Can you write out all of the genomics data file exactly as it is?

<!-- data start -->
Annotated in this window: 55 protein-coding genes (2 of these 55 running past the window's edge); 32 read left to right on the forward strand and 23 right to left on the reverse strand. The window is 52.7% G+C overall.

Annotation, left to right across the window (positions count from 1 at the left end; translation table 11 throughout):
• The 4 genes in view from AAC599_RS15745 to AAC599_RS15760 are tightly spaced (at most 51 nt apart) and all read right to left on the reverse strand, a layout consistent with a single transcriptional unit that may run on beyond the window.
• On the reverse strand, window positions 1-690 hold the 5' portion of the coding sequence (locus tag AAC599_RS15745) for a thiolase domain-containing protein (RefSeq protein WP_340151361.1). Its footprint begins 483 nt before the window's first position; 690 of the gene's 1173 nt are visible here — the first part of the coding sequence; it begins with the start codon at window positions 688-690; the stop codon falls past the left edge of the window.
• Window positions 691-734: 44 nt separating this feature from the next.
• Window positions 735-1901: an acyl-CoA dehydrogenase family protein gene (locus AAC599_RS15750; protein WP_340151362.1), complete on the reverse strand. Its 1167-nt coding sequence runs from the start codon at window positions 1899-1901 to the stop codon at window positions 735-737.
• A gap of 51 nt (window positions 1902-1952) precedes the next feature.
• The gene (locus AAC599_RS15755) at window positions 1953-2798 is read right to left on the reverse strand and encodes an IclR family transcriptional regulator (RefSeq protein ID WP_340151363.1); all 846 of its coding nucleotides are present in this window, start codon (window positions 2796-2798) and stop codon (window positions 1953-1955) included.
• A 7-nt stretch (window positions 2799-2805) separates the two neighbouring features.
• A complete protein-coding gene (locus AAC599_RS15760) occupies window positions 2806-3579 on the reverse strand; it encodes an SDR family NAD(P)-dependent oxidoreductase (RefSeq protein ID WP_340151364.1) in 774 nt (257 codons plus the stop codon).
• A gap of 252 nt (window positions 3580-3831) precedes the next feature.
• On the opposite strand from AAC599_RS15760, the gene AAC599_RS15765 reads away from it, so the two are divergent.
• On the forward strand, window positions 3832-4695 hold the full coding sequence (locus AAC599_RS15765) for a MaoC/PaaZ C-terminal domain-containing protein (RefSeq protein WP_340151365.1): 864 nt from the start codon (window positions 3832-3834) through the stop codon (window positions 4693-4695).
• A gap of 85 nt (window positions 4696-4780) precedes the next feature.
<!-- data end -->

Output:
Annotated in this window: 55 protein-coding genes (2 of these 55 running past the window's edge); 32 read left to right on the forward strand and 23 right to left on the reverse strand. The window is 52.7% G+C overall.

Annotation, left to right across the window (positions count from 1 at the left end; translation table 11 throughout):
• The 4 genes in view from AAC599_RS15745 to AAC599_RS15760 are tightly spaced (at most 51 nt apart) and all read right to left on the reverse strand, a layout consistent with a single transcriptional unit that may run on beyond the window.
• On the reverse strand, window positions 1-690 hold the 5' portion of the coding sequence (locus tag AAC599_RS15745) for a thiolase domain-containing protein (RefSeq protein WP_340151361.1). Its footprint begins 483 nt before the window's first position; 690 of the gene's 1173 nt are visible here — the first part of the coding sequence; it begins with the start codon at window positions 688-690; the stop codon falls past the left edge of the window.
• Window positions 691-734: 44 nt separating this feature from the next.
• Window positions 735-1901: an acyl-CoA dehydrogenase family protein gene (locus AAC599_RS15750; protein WP_340151362.1), complete on the reverse strand. Its 1167-nt coding sequence runs from the start codon at window positions 1899-1901 to the stop codon at window positions 735-737.
• A gap of 51 nt (window positions 1902-1952) precedes the next feature.
• The gene (locus AAC599_RS15755) at window positions 1953-2798 is read right to left on the reverse strand and encodes an IclR family transcriptional regulator (RefSeq protein ID WP_340151363.1); all 846 of its coding nucleotides are present in this window, start codon (window positions 2796-2798) and stop codon (window positions 1953-1955) included.
• A 7-nt stretch (window positions 2799-2805) separates the two neighbouring features.
• A complete protein-coding gene (locus AAC599_RS15760) occupies window positions 2806-3579 on the reverse strand; it encodes an SDR family NAD(P)-dependent oxidoreductase (RefSeq protein ID WP_340151364.1) in 774 nt (257 codons plus the stop codon).
• A gap of 252 nt (window positions 3580-3831) precedes the next feature.
• On the opposite strand from AAC599_RS15760, the gene AAC599_RS15765 reads away from it, so the two are divergent.
• On the forward strand, window positions 3832-4695 hold the full coding sequence (locus AAC599_RS15765) for a MaoC/PaaZ C-terminal domain-containing protein (RefSeq protein WP_340151365.1): 864 nt from the start codon (window positions 3832-3834) through the stop codon (window positions 4693-4695).
• A gap of 85 nt (window positions 4696-4780) precedes the next feature.